The presence of any of these delayed symptoms should prompt a visit to a health care provider, especially if they become worse:

  • Fatigue
  • Problems with thinking, concentration and memory
  • Sensitivity to light and noise
  • Difficulties with sleep 
  • Emotional issues such as mood swings, irritability, anxiety and depression

“The key thing is making the diagnosis early,” says Dr. David Popoli, assistant professor of pediatric orthopaedics and rehabilitation at Wake Forest University School of Medicine. “The longer something goes undiagnosed, the trickier it becomes to manage the different elements of concussion. A lot of treatment is tailoring it to what people are experiencing. There’s really not a one-size-fits-all solution.”

How Long Does it Take to Recover from a Concussion?

One thing all concussion treatment regimens share is rest, which allows the brain to heal. This generally includes avoiding physical exertionespecially manual labor and sportsand mental activities, such as reading, watching TV and using a computer, until the symptoms subside, followed by a gradual return to normal activities. 

Going back to school, work or the playing field prematurely is inviting trouble, since the primary risk factor for concussion is a previous concussion. “There’s no time frame during which you should expect a complete recovery,” Popoli says. “The vast majority of patients will resolve their symptoms within a month. At a bare minimum, you’re looking at five days.”

Recently, the National Institute of Neurological Disorders and Stroke awarded a $10 million grant to the Four Corners Youth Consortium, a group of academic medical centers, including Wake Forest University School of Medicine, that are studying concussions in school-aged children.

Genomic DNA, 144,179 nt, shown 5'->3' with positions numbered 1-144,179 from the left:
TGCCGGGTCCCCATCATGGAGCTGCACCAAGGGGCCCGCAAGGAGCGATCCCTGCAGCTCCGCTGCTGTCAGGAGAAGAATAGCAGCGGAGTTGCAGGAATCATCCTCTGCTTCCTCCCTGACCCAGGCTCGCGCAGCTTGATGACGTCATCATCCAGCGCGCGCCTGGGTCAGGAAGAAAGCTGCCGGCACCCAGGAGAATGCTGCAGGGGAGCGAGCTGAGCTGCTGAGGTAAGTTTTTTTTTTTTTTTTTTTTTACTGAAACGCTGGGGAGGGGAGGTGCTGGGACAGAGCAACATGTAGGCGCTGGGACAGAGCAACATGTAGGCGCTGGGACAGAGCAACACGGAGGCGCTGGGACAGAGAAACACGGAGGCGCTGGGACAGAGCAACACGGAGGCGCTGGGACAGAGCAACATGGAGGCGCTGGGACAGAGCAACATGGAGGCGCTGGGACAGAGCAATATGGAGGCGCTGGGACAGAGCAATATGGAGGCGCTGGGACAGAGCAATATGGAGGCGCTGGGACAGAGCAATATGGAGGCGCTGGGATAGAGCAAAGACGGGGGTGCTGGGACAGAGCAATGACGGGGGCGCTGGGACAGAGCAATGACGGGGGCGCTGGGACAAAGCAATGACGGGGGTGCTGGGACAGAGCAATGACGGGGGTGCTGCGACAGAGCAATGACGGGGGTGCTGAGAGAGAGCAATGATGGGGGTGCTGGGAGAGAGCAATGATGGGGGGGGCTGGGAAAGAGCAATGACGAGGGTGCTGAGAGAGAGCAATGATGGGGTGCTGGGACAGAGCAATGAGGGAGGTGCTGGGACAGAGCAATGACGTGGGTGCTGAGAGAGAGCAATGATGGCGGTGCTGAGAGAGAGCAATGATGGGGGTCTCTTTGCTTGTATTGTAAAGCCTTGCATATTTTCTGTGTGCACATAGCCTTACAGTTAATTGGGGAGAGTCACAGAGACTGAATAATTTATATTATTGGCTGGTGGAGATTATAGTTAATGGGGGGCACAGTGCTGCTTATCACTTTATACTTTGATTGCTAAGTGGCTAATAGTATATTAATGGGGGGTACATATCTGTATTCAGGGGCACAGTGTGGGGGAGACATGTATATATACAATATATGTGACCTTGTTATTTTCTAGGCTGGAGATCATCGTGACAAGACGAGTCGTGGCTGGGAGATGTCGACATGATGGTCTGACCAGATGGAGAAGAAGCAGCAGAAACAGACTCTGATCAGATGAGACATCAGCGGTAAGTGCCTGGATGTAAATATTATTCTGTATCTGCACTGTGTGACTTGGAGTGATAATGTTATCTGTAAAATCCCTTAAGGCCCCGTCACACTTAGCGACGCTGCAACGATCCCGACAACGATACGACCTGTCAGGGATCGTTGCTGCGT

"We have an incredible multi-disciplinary team that will help the consortium find a better way to answer the first question every teen with a concussion has: 'When will I feel better?'," said Dr. Scott Otallah. assistant professor of neurology at Wake Forest University School of Medicine. "We are proud to be the site leaders for this study that will include contributions from sports medicine physicians, neurologists, biomedical engineers, neuropsychologists and neuro-radiologists and builds on our strong tradition of concussion research."

Wake Forest University School of Medicine principal investigators include Otallah, Popoli and Dr. Christopher Miles, associate professor of family and community medicine at Wake Forest University School of Medicine. The 5-year, National Institute of Neurological Disorders and Stroke (NINDS)-funded project called Concussion Assessment, Research and Education for Kids, or CARE4Kids study will enroll more than 1,300 children nationwide.

If you suspect your child has had a concussion or a sports-related injury, our experts across the Piedmont Triad and greater Charlotte regions in North Carolina and the northwest, central and south regions of Georgia are available for same-day or next-day appointments.